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Career Development Opportunities in Ohio

May 05, 2015 | By Michael Kushman

Ohio Career Development

Ohio's employment landscape is growing, especially for those with a degree in hand. According to 2013 figures from the Ohio Department of Job and Family Services, Ohio's highest paying and most in-demand jobs require a college education. (See: online colleges in Ohio). At the top of the demand and wage projections are Computer Systems Analyst positions, with average annual openings of 1,018 and an average median wage of $37.29 per hour.

Though this and other top positions require a bachelor's degree or higher, there are also positions with strong prospects requiring an associate degree or postsecondary non-degree award. For example, dental hygienists enjoy a median wage of $31.52, and licensed practical nurses can expect average annual openings of 1,886 and median wages of $19.29, according to the Department of Job and Family Services.

The National Center for Education Statistics reports that in 2013 there were 382 institutions of higher learning granting associate degrees to Ohio students wishing to increase their employment opportunities. One of those institutions, Stark State College in North Canton, granted 1,035 associate degrees in 2013.

We asked Stark State's Director of Career Development for her advice on the best way to begin career research, as well as her insights into Ohio's most promising industries and employers.


Kristin Hannon  Stark State Logo


Kristin Hannon, Director of Career Development, Stark State College


1. How should students in northern Ohio research post-graduation job opportunities?


The sooner a student starts this research, the better. However, for someone who will graduate soon, we have several options available. The first is a tool called Career Coach. Career Coach provides the most current local data on wages, employment, job postings, and associated education and training. With Career Coach, students can compare employment in our area, the number of estimated annual job openings related to their career/degree and the number of workers approaching retirement age within a specific career.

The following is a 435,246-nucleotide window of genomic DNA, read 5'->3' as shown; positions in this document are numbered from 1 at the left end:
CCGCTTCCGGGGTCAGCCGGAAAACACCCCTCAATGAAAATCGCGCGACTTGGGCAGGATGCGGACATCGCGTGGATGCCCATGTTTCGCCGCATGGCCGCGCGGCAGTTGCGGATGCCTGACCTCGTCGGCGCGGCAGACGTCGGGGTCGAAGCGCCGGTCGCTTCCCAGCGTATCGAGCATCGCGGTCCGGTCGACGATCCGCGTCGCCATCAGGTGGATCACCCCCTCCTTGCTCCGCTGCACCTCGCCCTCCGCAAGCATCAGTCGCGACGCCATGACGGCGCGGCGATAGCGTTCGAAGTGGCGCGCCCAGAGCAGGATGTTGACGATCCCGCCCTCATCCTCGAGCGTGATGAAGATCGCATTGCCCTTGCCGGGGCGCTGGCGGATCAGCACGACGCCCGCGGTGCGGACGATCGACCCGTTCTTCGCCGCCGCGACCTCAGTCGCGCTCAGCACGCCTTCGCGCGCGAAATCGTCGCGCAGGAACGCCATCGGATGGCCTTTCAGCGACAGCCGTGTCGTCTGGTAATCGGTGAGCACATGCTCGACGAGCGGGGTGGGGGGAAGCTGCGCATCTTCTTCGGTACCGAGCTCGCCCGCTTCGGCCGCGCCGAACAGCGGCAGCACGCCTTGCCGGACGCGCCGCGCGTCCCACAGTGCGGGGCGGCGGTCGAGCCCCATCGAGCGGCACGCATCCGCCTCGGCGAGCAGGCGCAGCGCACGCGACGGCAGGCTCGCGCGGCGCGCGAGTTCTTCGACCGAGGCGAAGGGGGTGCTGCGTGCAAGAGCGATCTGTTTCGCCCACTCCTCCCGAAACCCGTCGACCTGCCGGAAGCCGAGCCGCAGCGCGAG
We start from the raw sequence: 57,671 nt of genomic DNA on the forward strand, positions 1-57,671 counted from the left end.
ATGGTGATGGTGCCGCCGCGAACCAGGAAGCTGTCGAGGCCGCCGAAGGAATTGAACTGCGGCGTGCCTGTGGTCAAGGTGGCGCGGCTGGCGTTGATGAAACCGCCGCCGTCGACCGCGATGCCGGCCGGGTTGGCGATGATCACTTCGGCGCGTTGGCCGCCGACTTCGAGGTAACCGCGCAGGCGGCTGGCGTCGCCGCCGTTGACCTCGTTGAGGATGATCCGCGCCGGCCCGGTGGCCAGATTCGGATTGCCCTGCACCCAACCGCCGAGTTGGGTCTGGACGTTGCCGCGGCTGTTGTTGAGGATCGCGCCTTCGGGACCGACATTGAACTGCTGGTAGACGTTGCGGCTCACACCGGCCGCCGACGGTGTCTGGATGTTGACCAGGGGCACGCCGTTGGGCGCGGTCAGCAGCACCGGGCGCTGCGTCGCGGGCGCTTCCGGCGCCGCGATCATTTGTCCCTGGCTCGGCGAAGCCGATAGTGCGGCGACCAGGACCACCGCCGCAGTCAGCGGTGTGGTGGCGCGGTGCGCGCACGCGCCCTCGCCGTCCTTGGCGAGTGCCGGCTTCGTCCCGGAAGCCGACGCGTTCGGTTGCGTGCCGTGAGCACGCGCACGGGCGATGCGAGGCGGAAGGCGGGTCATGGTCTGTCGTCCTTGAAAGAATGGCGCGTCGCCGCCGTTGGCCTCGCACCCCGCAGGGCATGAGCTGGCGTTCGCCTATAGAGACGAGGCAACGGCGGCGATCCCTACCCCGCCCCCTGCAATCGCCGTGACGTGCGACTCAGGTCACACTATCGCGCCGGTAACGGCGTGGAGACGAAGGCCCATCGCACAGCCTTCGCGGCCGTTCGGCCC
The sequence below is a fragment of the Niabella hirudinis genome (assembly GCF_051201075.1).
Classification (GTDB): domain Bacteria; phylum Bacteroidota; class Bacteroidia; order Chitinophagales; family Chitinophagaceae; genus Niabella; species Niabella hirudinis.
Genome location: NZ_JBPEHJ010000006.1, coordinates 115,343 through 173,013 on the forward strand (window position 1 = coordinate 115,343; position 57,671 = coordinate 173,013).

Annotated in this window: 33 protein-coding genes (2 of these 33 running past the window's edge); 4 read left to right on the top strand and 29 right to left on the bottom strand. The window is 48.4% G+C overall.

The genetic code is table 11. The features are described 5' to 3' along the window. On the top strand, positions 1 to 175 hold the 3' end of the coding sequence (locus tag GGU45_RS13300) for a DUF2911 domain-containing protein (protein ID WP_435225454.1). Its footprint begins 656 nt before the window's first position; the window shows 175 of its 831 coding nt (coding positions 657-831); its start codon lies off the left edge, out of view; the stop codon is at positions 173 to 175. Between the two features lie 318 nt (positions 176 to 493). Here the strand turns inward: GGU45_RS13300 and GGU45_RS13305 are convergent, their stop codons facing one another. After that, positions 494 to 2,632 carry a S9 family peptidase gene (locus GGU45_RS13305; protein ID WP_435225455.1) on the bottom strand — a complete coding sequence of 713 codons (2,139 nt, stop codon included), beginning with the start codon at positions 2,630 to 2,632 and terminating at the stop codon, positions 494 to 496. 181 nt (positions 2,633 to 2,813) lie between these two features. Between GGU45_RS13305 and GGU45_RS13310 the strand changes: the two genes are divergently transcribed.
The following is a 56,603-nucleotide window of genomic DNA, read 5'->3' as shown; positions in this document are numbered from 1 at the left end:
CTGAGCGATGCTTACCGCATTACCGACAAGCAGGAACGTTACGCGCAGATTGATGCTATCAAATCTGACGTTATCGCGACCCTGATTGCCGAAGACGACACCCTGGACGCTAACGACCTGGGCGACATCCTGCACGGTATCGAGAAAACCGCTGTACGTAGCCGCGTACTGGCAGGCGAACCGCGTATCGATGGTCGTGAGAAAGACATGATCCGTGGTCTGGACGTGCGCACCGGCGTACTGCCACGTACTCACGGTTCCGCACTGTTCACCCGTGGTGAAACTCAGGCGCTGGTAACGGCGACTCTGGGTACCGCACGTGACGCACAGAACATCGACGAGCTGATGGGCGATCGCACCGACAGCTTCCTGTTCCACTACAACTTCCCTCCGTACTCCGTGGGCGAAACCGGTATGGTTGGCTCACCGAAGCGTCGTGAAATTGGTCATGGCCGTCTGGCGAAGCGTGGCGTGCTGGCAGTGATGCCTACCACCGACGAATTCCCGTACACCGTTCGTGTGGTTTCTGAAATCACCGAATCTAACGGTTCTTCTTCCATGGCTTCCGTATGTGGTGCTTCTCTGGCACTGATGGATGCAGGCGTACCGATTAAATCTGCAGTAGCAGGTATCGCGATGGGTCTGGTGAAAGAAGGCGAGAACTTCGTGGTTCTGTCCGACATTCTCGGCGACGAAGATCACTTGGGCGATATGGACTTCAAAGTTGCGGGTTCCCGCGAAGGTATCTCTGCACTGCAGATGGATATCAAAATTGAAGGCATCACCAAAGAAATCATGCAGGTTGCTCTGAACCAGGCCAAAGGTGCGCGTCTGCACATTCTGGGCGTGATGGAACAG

Another tool is our online job board - College Central Network. We encourage students to register on this site when they enroll at Stark State College. By registering, students can start to research jobs that employers post for our students and alumni. This is also the place where students can find internship opportunities. By using this site, students can see the expectations and requirements of jobs in their major. When they are ready to graduate, they will use this system to apply for these positions.

In the State of Ohio, another great tool is OhioMeansJobs.com. When a student creates an account, they are able to create an employment plan, view and save jobs, build a resume, apply for jobs and more.

The Career Development Office also completes an Annual Graduate Statistics Report. This report is published each August for the prior year's graduates. Graduates self-report their employment status. If they report that they are employed in their major, we ask them to share the name of the company, their title and their entry level salary. This report is available on our website so students can see what the employment potential is for their degree.